Chemokine CXCL8 plays a pivotal role in host immune response by recruiting neutrophils to the infection site. CXCL8 exists as monomers and dimers, and mediates recruitment by interacting with glycosaminoglycans (GAGs) and activating CXCR1 and CXCR2 receptors. How CXCL8 monomer and dimer interactions with both receptors and GAGs mediate trafficking is poorly understood. In particular, both haptotactic (mediated by GAGbound chemokine) and chemotactic (mediated by soluble chemokine) gradients have been implicated, and whether it is the free or the GAG-bound CXCL8 monomer and/or dimer that activates the receptor remains unknown. Using solution NMR spectroscopy, we have now characterized the binding of heparin-bound CXCL8 monomer and dimer to CXCR1 and CXCR2 receptor N-domains. Our data provide compelling evidence that heparin-bound monomers and dimers are unable to bind either of the receptors. Cellular assays also indicate that heparin-bound CXCL8 is impaired for receptor activity. Considering dimer binds GAGs with higher affinity, dimers will exist predominantly in the GAG-bound form and the monomer in the free form. We conclude that GAG interactions determine the levels of free CXCL8, and that it is the free, and not GAG-bound, CXCL8 that activates the receptors and mediates recruitment of blood neutrophils to the infected tissue.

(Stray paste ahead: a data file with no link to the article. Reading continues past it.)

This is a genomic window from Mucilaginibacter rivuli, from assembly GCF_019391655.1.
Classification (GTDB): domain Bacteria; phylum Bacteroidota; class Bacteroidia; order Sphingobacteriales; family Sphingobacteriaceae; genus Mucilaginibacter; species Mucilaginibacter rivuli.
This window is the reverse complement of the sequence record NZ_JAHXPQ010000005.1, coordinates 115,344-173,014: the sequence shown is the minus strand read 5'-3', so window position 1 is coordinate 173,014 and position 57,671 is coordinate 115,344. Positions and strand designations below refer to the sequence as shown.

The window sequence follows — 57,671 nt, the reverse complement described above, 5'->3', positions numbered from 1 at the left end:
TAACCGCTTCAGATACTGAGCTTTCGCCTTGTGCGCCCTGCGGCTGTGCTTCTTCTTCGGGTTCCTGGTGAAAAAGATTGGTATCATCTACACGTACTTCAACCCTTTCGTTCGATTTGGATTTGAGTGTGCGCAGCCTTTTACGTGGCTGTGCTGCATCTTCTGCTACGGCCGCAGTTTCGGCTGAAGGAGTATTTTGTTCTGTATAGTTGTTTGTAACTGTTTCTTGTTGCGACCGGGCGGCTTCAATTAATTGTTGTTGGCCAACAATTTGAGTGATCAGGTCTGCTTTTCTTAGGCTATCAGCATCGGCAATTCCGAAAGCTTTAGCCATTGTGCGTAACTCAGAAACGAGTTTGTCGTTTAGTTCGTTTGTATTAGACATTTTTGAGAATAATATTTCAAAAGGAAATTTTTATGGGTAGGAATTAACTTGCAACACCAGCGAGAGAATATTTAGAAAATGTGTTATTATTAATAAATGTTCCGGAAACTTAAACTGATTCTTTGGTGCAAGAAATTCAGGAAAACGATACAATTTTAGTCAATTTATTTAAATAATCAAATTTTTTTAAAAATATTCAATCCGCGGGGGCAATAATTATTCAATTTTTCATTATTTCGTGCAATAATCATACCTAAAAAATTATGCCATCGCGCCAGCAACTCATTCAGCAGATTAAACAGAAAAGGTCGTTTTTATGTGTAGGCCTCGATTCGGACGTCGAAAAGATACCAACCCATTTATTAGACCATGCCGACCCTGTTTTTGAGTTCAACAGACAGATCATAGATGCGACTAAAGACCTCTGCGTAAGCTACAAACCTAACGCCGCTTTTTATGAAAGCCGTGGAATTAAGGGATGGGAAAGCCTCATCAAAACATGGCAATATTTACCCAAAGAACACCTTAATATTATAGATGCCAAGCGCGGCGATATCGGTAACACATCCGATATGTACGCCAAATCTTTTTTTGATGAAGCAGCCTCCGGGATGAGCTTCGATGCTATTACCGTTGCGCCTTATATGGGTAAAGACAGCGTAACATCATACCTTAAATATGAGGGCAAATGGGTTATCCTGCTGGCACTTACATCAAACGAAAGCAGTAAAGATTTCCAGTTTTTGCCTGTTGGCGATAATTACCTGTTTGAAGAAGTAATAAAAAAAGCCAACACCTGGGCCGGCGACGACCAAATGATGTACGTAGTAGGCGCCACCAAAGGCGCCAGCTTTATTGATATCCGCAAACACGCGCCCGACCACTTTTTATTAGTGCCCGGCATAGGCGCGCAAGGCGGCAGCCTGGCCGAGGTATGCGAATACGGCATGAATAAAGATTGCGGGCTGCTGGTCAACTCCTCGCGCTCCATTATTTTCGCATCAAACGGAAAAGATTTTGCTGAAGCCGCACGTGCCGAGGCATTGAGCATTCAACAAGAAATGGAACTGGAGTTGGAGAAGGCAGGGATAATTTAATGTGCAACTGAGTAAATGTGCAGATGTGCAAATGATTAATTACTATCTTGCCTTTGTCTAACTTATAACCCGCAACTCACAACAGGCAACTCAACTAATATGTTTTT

ASJC Scopus subject areas
- Biochemistry, Genetics and Molecular Biology(all)